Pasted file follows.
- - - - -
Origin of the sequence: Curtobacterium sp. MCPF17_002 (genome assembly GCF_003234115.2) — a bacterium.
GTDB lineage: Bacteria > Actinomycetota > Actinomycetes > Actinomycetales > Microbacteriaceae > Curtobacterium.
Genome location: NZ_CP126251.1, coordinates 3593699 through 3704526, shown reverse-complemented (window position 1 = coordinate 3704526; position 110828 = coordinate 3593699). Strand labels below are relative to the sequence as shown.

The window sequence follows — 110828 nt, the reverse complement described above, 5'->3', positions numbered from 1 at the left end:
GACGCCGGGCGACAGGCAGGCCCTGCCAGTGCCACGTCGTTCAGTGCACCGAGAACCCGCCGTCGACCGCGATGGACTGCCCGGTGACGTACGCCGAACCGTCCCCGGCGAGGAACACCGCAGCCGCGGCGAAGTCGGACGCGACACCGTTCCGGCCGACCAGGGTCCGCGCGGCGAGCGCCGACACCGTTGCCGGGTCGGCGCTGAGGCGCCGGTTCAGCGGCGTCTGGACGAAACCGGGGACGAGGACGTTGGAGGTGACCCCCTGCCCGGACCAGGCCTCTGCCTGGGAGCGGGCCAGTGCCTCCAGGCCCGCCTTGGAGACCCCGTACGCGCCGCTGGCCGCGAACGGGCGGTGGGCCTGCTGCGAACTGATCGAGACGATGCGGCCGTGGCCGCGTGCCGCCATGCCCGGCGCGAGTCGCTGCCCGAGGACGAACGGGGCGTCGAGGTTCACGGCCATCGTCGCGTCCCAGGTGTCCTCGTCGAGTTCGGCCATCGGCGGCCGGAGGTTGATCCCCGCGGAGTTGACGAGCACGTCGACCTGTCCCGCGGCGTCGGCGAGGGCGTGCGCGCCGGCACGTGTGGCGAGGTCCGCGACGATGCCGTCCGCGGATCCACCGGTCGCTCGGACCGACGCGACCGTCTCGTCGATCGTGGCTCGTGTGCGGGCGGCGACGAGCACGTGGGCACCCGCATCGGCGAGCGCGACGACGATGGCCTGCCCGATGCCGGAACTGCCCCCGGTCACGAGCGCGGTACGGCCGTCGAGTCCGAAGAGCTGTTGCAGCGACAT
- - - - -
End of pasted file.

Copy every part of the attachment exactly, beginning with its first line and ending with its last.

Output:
Origin of the sequence: Curtobacterium sp. MCPF17_002 (genome assembly GCF_003234115.2) — a bacterium.
GTDB lineage: Bacteria > Actinomycetota > Actinomycetes > Actinomycetales > Microbacteriaceae > Curtobacterium.
Genome location: NZ_CP126251.1, coordinates 3593699 through 3704526, shown reverse-complemented (window position 1 = coordinate 3704526; position 110828 = coordinate 3593699). Strand labels below are relative to the sequence as shown.

The window sequence follows — 110828 nt, the reverse complement described above, 5'->3', positions numbered from 1 at the left end:
GACGCCGGGCGACAGGCAGGCCCTGCCAGTGCCACGTCGTTCAGTGCACCGAGAACCCGCCGTCGACCGCGATGGACTGCCCGGTGACGTACGCCGAACCGTCCCCGGCGAGGAACACCGCAGCCGCGGCGAAGTCGGACGCGACACCGTTCCGGCCGACCAGGGTCCGCGCGGCGAGCGCCGACACCGTTGCCGGGTCGGCGCTGAGGCGCCGGTTCAGCGGCGTCTGGACGAAACCGGGGACGAGGACGTTGGAGGTGACCCCCTGCCCGGACCAGGCCTCTGCCTGGGAGCGGGCCAGTGCCTCCAGGCCCGCCTTGGAGACCCCGTACGCGCCGCTGGCCGCGAACGGGCGGTGGGCCTGCTGCGAACTGATCGAGACGATGCGGCCGTGGCCGCGTGCCGCCATGCCCGGCGCGAGTCGCTGCCCGAGGACGAACGGGGCGTCGAGGTTCACGGCCATCGTCGCGTCCCAGGTGTCCTCGTCGAGTTCGGCCATCGGCGGCCGGAGGTTGATCCCCGCGGAGTTGACGAGCACGTCGACCTGTCCCGCGGCGTCGGCGAGGGCGTGCGCGCCGGCACGTGTGGCGAGGTCCGCGACGATGCCGTCCGCGGATCCACCGGTCGCTCGGACCGACGCGACCGTCTCGTCGATCGTGGCTCGTGTGCGGGCGGCGACGAGCACGTGGGCACCCGCATCGGCGAGCGCGACGACGATGGCCTGCCCGATGCCGGAACTGCCCCCGGTCACGAGCGCGGTACGGCCGTCGAGTCCGAAGAGCTGTTGCAGCGACAT